Thursday, December 1, 2011

Single incision laparoscopic surgery for appendicitis may not be better

I don’t usually like to review papers that have only been published in abstract form or orally presented because complete data are not available for analysis. But I’m going to make an exception here because a recent paper presented at the American College of Surgeons annual meeting in October and featured on page 1 of Surgery News supports one of my many biases.

Researchers at the Chinese University of Hong Kong performed a trial involving 200 patients undergoing laparoscopic appendectomy randomized into two groups, conventional 3-port [3P] and laparoscopic single-site access [LESS]. The 3P approach uses 3 small incisions to insert the scope/camera and instruments while the LESS uses a single incision at the umbilicus with the scope/camera and instruments all inserted via the one incision.

Guess what? LESS was not only harder to perform [due to the inability to triangulate the instruments which are too close to each other] but it also caused significantly more postoperative pain.

Although LESS theoretically might result in a better cosmetic result because the only incision is in the umbilicus, the 3P procedure results in one scar in the umbilicus and two 5 mm scars in the lower abdomen. The two 5 mm scars are often invisible several months after surgery.

This study is one of the few large randomized trials on any type of single incision surgery and may be the first to show that LESS is inferior to the current standard. Because of their findings, lead author Dr. Anthony Y. B. Teoh said that his group “reverted to the three-port procedure” for patients presenting with appendicitis.

I previously blogged about a small study extolling the virtues of single-port robotic cholecystectomy, which purported to show [but did not] that it was better than the standard laparoscopic method.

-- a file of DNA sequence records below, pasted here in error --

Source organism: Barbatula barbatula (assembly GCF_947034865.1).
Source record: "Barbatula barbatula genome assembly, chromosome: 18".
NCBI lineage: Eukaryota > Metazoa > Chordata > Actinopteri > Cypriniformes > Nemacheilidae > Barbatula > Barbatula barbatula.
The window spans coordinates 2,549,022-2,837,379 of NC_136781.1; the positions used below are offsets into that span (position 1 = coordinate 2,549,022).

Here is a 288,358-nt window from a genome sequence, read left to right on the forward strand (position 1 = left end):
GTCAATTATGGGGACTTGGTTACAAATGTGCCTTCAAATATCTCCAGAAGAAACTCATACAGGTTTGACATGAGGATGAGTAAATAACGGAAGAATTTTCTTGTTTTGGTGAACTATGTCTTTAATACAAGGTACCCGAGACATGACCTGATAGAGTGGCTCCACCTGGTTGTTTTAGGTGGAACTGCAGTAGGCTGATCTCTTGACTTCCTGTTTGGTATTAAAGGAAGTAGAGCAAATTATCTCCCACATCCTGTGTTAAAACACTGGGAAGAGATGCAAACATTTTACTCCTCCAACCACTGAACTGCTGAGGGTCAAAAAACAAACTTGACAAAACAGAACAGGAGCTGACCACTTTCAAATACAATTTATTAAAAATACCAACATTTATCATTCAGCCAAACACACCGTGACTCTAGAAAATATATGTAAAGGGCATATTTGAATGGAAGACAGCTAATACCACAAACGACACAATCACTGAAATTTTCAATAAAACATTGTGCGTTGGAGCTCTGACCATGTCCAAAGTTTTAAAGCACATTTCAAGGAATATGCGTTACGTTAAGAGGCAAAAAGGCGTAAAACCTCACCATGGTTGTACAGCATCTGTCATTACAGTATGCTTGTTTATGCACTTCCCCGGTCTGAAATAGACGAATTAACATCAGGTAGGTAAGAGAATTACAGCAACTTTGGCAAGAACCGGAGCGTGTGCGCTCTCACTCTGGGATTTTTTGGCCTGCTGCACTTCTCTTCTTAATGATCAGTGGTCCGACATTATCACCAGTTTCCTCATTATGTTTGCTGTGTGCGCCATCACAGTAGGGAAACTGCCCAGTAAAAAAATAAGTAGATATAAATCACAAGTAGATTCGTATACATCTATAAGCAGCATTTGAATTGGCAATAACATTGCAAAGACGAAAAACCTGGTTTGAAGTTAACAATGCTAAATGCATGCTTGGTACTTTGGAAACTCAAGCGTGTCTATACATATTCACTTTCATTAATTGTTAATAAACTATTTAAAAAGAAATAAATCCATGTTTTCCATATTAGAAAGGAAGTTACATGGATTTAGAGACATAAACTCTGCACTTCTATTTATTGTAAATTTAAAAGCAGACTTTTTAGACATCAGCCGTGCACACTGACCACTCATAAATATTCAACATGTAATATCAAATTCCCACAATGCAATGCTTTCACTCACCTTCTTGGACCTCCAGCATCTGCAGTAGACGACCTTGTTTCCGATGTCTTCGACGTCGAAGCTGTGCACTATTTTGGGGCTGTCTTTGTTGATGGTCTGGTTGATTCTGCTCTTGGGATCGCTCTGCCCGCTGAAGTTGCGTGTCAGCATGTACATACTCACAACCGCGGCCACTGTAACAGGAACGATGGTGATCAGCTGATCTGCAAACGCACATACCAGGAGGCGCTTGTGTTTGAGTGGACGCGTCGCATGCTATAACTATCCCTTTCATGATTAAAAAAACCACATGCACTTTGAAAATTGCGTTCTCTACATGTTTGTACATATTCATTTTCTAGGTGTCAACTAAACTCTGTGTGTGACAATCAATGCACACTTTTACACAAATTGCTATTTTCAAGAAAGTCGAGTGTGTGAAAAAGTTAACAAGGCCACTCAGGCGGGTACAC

Will there be more disillusionment with single-port surgery as larger and better designed studies emerge?


Anonymous said...

A surgeon I know calls all things in this general category "stupid human tricks". I totally get what he means.


busysynch mac said...

I really never saw the point of LESS since, as you point out, the smaller incisions basically disappear in months. Ditto for endoscopic cholecystectomy, though I tried to keep an open mind for the first few I saw, not wanting to appear to much the geezer.
I am reminded of the old joke about the trans-anal tonsillectomy performed in the Soviet Union because you were required to keep your mouth shut.

Skeptical Scalpel said...

Thanks for the comments.

The trans-anal tonsillectomy might not be a joke. People are now removing gallbladders through the vagina.

Anonymous said...

This is but one more example of anything new being much more exciting than anything old, no matter how good the old is, and how unproven the new is.

Skeptical Scalpel said...

Agree. It happens all the time in medicine.

Anonymous said...

Change is always hard and subject to critical review. It was not too long ago when all appys and choles were done open, and the surgical community came down hard. Now look at us.
SILS may not be the answer, but I appreciate those surgeons who push the boundaries for the sake of improving and advancing the science of surgery.

Skeptical Scalpel said...

I agree with you up to a point. I think we are now in the "because we CAN do it this way, we should" phase of the evolution of minimally invasive surgery. Perhaps you will remember that a few years ago, surgeons were doing laparoscopic Whipple procedures because they could. It doesn't seem to have caught on.

hospital in mumbai said...

i read your article , you have shared nice experience on Laparoscopy

Is Laparoscopic surgery better than a traditional for femoral hernia?

Skeptical Scalpel said...

As far as I know, that has not been studied. The incidence of femoral hernia is low. It would be hard to accrue enough patients to compare laparoscopic vs. traditional.

A study just published in Archives of Surgery ( claims that minimally invasive repairs are better for inguinal hernia with the caveat that the minimally invasive surgeon must be experienced.

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